Originally from Brittany, Tristan Le Govic was only six years old when he began learning the Celtic harp at the Conservatoire of Traditional Music of Soye (Plœmeur). The attraction to music will never leave him.
During his studies he gained numerous prizes and nominations that emphasize the recognition of a talented and accomplished musician. Performing on international stages, critics pronounce him as one of the leading Celtic harpers today.
During his time living in Ireland, then in Scotland - where he was appointed Celtic harp instructor within the City of Glasgow - he developed a deep sense for Celtic music both in a solo repertoire or with big names of the music world. For the 30th anniversary of the Edinburgh International Harp Festival (2011), the harpist Corrina Hewat invited him to take part in the performing of her masterpiece The Song of the Oak and The Ivy with Mary Macmaster, Wendy Stewart, Heather Downie and Bill Taylor.
Tristan Le Govic created his musical diversity by performing with other musicians such as the accordionist Samuel Le Hénanff, harpists Rachel Hair and Ailie Robertson or Enez trio, a band mixing Celtic music with jazz colors, founded with Stuart Macpherson (bass) and Roy Shearer (percussions). Introduced to the Nordic music by the Swedish singer Lise Enochsson, he developed a unique repertoire of Scandinavian music on the Celtic harp whose result was the recording of the CD Elva.
Recognizable by his sense of rhythm and harmony, his style is popular among the public and critics alike. Singer, storyteller, virtuoso musician, he founded his repertoire in the tradition and also with his own compositions. In perpetual movement, his world opens the gates of an extraordinary diversity. For the public, he is an enchanter.
He is the publisher of The Breton Harp Anthology, a unique collection of three music books featuring the best harpists in Brittany (Alan Stivell, Kristen Noguès...).
Canadian harpist and composer Sharlene Wallace is a diverse musician performing, recording and teaching on both lever and pedal harps. Winner of the Lyon & Healy International Pop & Jazz Lever Harp Competition (USA) and the Dinan Concours d'Improvisation de Rencontres International de Harp Celtique (Brittany), she has given concerts and workshops across Canada, the United States, France and Italy. Sharlene's seven CDs express journeys of rhythm, spaciousness, the Canadian landscape, Classical, Celtic, South American and original music. Her most recent CD, In Night's Deep Silence, is a tranquil Christmas album for harp and bass (George Koller). As well as solo concerts, Sharlene tours with George Koller (bass) and the Christmas trio, Harp & Holly (Sandra Swannell and Terry Young). Sharlene continues to give workshops across Canada including annually at CAMMAC (Quebec) and Island Mountain Arts (BC). She also teaches both Celtic and Classical harps at Wilfred Laurier University, York University and University of Guelph. Her own harp performance degree is from the University of Toronto where she studied with the eminent Judy Loman. Sharlene has also been guest soloist on both Celtic and Classical harps with orchestras throughout Ontario. Sharlene is principal harpist with Guelph Symphony, Kingston Symphony and Oakville Symphony.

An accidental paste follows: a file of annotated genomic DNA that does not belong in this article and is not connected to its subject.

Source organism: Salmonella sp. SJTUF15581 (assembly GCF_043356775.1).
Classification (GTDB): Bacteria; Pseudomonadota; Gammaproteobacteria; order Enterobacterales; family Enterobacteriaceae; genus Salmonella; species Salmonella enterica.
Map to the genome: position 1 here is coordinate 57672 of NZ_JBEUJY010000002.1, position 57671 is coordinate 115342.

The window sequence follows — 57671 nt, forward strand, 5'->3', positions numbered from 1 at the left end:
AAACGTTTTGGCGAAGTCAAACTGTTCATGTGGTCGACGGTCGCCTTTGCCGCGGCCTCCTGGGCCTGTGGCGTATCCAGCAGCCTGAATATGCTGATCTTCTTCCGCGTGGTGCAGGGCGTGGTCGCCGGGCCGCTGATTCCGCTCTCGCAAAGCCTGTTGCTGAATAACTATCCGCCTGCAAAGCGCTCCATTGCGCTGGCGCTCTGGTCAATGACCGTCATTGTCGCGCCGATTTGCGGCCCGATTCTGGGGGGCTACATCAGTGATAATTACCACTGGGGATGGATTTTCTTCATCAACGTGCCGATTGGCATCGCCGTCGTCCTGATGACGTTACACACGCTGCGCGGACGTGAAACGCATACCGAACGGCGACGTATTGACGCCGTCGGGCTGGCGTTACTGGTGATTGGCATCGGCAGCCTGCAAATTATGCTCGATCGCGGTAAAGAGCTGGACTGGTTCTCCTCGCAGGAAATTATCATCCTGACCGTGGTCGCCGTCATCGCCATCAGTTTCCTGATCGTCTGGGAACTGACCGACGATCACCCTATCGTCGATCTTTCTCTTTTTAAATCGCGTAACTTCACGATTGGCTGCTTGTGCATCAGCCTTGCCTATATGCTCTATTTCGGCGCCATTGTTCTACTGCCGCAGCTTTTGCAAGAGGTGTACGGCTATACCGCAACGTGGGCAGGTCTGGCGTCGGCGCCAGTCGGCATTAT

Seumas Gagné has been playing the music of the Scottish and Irish Gaels on the Celtic harp for more than thirty years. After finishing his Bachelor of Fine Arts Degree in Music at Cornish College of the Arts in Seattle, his attention returned to his first love, the traditional music of Scotland and Ireland. He was one of the founding members of the band Wicked Celts and recorded one CD with them, Prophecy and Blessing in 1997. That same year, Seumas and five friends from Slighe nan Gaidheal journeyed to the Royal Scottish National Mòd (a Gaelic music competition) in Inverness, Scotland where he won the Elspeth Hyllestad Trophy for solo clàrsach performance. At the time, he was the only American to have won this award. IMA is pleased to welcome Seumas back to the Harp School this year!
Morag Northey has lived a balance of excellent training and experience in Cello Performance and String Pedagogy. Her philosophy is actively represented through her educational choices: a Masters degree from University of Calgary with violinist, music icon, and dedicated teacher; Tom Rolston, an Undergraduate Performance Degree with well-published master teacher and pedagogue Phyllis Young, where she worked five years in the University of Texas at Austin’s world-renowned teacher training String Project. Northey holds an Associate of Arts in Pedagogy and Performance from the Victoria Conservatory of Music and Camosun College with cellist and pedagogue; James Hunter, has completed the Toronto Professional Orchestral Training Program and attended numerous masterclasses and residencies at the Banff Centre under artists such as Zara Nelsova, Aldo Parisot and Tsuyoshi Tsutsumi. At an early age Northey studied cello with Judith Fraser at the Vancouver Academy of Music.
A teacher for 35 years, Northey adheres to the technical demands of classical music while inspiring cellist of all ages and stages from rudimentary skills to successful entrance in the profession. She has trained in the Suzuki and Kodály methods, taught at the Calgary Suzuki Talent Education Society, consistently lead group and ensemble classes for early childhood, teen and adult levels, and for ten years created and ran a series of unique, multi-age, multi-level, all-encompassing intensive string summer boot camps. Northey is the Director of the Good Vibrations Cello Choir, an ensemble of adult cellists who rehearse weekly at Calgary’s arts-focused Garrison Green Seniors Residence, adding colour through sound to lives, one good vibration at a time!